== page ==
The Brat got a prominent namecheck Friday 9/1/17 on NPR’s “All Things Considered”

The Brat got a prominent namecheck Friday 9/1/17 on NPR’s “All Things Considered”, in connection with a pivotal role the band’s song “SWIFT MOVES” plays in Celia C. Perez’s new book for middle-school readers, “The First Rule Of Punk”.

Click here for the article on NPR.

PEREZ: Mrs. Hidalgo is the mom of one of Malu’s classmates. And she owns a coffee shop in the neighborhood, Calaca. And I think she’s the adult that Malu maybe envisions herself as eventually growing into. She is not just a punk, but she is also really into her Mexican heritage. And when I started learning about Mexican-Americans in punk, those individuals kind of served a similar role for me.

MCEVERS: Yeah. There’s this one band she mentions. It’s The Brat. And we actually have some of it. Let’s listen.

PEREZ: Yeah.


THE BRAT: (Singing) You won’t forgive, but soon forget all the time we have spent. So again I get the shaft. Beer – what beer? I’ll take a draught.

MCEVERS: And I – so yeah, Mrs. Hidalgo, like, plays Brat for Malu. And this really starts to change Malu.

PEREZ: Yeah. And in that scene, Mrs. Hidalgo says to her something along the lines of, you should know about your history. And up to that point, Malu only – you know, only thinks of her history as what her mom is trying to teach her. And so for her, you know, history kind of feels like this stuffy, unrelatable thing that she just has no interest in. And then when Mrs. Hidalgo introduces this band and says, this is – you know, this is your history, too, then she starts to – I think something starts to click for her.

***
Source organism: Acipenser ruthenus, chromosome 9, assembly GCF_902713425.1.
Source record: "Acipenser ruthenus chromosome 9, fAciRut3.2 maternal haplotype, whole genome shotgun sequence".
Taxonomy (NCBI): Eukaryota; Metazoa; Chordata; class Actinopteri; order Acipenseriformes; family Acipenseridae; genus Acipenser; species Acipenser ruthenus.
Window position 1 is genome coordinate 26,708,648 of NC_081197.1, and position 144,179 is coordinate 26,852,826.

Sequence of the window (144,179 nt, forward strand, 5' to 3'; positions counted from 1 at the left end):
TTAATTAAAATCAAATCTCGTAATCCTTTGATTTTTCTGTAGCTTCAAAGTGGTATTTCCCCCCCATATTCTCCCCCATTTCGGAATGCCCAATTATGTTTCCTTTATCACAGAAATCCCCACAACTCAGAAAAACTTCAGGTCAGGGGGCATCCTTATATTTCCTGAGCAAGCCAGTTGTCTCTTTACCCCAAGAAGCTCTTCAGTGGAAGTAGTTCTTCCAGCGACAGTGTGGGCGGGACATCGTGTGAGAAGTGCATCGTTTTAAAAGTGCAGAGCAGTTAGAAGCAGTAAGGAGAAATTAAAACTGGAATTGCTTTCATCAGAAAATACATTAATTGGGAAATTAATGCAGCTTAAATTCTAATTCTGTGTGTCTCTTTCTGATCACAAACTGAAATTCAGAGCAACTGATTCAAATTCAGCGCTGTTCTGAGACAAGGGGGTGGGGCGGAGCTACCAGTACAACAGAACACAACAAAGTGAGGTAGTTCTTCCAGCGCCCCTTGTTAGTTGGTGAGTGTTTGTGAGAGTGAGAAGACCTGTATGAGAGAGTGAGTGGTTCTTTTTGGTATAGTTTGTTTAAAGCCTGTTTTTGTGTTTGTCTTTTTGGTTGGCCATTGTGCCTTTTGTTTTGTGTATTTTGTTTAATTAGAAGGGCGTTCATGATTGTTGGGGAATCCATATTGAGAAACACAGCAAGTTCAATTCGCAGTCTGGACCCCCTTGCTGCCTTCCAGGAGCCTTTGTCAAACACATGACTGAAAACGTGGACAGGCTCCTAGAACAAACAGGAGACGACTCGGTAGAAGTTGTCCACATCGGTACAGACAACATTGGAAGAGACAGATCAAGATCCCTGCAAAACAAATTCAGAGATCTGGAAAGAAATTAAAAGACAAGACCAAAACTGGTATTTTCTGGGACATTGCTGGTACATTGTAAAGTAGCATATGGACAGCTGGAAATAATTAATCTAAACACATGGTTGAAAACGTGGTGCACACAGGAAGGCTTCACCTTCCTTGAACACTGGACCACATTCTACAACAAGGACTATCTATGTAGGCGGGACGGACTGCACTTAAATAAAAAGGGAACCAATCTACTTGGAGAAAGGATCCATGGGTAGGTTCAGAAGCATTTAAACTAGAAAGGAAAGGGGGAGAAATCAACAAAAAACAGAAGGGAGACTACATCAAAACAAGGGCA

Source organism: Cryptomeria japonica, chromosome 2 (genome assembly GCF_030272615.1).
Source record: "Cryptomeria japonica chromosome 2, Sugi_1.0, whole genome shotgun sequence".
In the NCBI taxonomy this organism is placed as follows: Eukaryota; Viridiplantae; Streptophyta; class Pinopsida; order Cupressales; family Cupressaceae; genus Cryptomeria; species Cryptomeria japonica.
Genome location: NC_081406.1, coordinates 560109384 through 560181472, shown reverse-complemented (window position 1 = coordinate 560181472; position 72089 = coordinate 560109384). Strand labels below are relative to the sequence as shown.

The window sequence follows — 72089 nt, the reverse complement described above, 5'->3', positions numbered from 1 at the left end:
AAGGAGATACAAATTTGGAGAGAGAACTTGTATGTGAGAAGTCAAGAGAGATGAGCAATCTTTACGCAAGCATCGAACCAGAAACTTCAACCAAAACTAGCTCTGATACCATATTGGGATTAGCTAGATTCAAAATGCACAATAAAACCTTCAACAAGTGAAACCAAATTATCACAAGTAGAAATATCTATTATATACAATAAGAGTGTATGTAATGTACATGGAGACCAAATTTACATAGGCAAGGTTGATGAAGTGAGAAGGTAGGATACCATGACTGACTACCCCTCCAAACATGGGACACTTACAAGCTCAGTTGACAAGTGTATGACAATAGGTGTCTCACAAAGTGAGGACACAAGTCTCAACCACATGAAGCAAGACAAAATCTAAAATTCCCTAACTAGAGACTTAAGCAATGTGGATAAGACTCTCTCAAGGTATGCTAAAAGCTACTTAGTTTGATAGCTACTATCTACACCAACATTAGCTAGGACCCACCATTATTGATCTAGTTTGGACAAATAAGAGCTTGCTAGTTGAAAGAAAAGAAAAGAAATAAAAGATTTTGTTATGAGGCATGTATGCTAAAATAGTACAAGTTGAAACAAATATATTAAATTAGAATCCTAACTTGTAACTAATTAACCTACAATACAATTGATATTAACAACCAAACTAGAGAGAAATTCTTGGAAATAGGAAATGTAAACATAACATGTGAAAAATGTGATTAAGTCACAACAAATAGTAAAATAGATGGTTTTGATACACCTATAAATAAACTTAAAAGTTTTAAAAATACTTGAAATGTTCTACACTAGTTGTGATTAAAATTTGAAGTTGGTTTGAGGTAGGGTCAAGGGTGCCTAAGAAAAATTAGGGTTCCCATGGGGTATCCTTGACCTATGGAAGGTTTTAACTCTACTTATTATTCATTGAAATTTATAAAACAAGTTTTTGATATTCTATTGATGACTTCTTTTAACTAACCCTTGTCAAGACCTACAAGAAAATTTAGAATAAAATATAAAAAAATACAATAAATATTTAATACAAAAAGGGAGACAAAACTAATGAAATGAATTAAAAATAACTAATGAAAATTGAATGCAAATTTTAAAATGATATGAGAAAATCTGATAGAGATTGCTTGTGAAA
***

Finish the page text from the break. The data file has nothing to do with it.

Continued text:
#thefirstruleofpunk #celiacperez

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pinterest – 80s Punk Rock Treasure “Outta East L.A.” from The Brat

In the 80s, while synthpop artists wrestled with issues of heartache and love gone wrong, the responsibility of tackling social issues fell in large part to the punk rock movement. One such band were East L.A.’s The Brat, who despite growing popularity and opening for acts like REM and X, disbanded before releasing a full length LP.

Fortunately, for fans of good music, the August 18 release of “Straight Outta East L.A.” on RockBeat Records brings to light a treasure trove of previously unreleased tunes by the talented quintet. Included on the 21 song set are all the tunes from their debut EP “Attitudes” and 16 recordings for the intended major label debut that never happened.

The recording and production here is top notch. Lore has it that remastering these tunes has been an ongoing project for guitarist Rudy Medina, even including the addition of new instrument tracks. The quality of the original tracks, including vocals by Teresa Covarrubias is so well preserved that the resulting new production is flawless.

The Brat: Straight Outta East L.A. on

So why did The Brat disband just as they began to show such promise? Perhaps major labels were unsure if the politically charged themes of their later material had commercial value. Certainly the sound was no concern; even from the beginning and the “Attitudes” EP with its themes of post adolescent romance and friendship, The Brat’s sound was radio ready.

When writing their follow up, the band’s social awareness came to the fore, in some cases addressing the historical injustices against Native American people, and about the experiences of Mexican American people.

From “The Wolf”

The star spangled wolf comes side to side
This land was made for all
So hard to grasp the logic, coming from its rabid paw
You say it’s democracy, believes in our equality,